Vilvoorde, for example, has actively lobbied for and established a resettlement centre for Syrian refugees in the city in order to better engage all of its citizens in making a positive, constructive and peaceful contribution to the wellbeing of others.

All of which begs the question that when we talk of extremism in religion and politics why do we not also recognise the forces of extremist finance, or extremist tech? Extremist climate change or extremist resource depletion?

And before i’m accused of disappearing up some Marxist blind alley (the evening was organised by Politico and sponsored by J. P. Morgan Chase by the way and yes, I was perfectly happy to sip their champagne and nibble their canapés) surely I can’t be alone in already working with industries for whom the decoupling of growth from increased material consumption is no longer ‘sustainability greenwash’ but an essential prerequisite for their, and our, very survival?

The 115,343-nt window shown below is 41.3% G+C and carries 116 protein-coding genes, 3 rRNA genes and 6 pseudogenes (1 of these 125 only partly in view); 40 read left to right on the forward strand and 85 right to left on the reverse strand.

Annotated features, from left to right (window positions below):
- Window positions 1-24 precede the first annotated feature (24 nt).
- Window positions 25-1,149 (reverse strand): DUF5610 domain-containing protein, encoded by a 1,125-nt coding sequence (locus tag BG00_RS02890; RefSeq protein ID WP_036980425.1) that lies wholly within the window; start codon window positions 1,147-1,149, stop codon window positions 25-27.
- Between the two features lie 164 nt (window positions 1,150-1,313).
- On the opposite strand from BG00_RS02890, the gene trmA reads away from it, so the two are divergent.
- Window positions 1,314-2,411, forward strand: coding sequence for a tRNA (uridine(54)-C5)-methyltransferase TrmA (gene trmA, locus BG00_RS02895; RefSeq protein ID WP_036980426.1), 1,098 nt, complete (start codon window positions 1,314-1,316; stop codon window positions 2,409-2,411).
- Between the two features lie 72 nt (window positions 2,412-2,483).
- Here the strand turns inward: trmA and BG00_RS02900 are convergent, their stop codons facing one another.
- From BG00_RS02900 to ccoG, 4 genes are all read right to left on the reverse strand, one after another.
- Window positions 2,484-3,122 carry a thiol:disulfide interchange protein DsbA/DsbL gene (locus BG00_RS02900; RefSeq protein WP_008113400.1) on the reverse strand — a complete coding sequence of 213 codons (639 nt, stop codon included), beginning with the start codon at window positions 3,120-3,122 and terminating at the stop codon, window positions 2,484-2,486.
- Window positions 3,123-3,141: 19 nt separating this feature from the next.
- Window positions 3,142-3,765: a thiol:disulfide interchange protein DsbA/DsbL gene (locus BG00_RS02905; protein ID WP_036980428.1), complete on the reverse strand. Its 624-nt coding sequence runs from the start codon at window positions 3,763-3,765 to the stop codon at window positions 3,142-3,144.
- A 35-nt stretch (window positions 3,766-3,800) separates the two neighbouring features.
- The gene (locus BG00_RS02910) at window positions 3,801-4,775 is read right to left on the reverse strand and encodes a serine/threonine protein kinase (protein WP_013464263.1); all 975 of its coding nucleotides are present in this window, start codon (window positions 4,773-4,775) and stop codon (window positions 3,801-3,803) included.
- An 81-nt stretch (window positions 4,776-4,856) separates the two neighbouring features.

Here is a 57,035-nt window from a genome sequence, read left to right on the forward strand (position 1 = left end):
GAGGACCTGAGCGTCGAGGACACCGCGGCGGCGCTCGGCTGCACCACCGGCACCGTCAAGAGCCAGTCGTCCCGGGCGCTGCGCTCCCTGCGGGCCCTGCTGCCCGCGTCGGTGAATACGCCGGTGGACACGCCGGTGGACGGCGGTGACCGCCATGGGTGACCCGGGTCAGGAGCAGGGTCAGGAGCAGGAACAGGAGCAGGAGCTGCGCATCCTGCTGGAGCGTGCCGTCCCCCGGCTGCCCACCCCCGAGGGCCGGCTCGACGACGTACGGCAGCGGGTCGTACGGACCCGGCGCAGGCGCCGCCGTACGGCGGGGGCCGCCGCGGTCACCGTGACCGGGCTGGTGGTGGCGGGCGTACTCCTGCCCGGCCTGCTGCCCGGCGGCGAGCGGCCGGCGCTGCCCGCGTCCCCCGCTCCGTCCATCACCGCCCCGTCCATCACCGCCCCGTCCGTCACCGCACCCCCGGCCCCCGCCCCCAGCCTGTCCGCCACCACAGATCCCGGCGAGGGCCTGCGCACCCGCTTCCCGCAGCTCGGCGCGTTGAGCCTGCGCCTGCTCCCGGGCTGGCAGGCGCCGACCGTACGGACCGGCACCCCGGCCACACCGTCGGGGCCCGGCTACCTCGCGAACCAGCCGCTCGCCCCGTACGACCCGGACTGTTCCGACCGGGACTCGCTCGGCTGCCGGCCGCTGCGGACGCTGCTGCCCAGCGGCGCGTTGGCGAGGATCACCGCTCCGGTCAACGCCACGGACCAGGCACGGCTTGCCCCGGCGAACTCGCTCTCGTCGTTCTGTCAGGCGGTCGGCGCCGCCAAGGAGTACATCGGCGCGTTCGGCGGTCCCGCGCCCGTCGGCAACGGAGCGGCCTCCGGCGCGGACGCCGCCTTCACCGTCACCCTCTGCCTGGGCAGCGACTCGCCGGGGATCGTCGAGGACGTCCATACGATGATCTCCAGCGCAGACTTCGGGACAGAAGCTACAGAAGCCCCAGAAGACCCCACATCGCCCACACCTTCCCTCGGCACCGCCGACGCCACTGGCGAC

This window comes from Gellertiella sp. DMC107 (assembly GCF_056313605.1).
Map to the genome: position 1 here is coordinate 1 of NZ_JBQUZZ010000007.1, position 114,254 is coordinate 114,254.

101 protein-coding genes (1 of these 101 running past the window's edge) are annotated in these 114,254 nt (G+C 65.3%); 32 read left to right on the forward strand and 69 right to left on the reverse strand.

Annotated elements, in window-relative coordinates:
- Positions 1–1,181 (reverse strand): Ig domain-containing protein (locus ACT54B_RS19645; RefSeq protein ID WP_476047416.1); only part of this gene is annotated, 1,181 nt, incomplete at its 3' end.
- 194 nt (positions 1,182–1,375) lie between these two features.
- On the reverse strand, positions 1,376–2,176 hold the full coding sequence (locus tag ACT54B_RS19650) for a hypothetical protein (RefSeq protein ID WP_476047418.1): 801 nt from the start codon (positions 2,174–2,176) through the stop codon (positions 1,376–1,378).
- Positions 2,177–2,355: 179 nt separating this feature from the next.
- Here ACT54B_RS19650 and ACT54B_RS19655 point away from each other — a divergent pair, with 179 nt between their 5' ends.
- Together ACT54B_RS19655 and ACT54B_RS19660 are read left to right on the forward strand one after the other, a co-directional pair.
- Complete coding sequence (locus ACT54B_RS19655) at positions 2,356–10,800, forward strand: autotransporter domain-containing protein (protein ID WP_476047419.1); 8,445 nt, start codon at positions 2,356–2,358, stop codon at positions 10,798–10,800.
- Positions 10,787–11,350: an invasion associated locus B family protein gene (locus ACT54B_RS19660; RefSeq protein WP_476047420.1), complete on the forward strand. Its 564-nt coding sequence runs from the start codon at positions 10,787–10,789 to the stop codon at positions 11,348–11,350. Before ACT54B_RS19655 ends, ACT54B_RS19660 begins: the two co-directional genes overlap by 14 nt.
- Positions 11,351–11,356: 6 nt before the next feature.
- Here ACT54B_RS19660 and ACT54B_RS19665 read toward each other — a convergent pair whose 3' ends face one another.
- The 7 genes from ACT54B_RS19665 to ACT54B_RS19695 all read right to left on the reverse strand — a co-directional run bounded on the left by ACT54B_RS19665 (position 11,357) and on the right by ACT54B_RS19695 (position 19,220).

In the UK meanwhile, as well as in Greece and in Spain, suicide rates, and male suicide rates especially, continue to increase either steadily or dramatically depending on how you interpret the statistics.

And though I would hesitate to make any connection between the desire of a young man in Birmingham to take his own life and a young man in Vilvoorde to take the lives of others, or vice versa, the tragedy of both clearly occurs in the vacuum left by the absence of any attractive counter offer.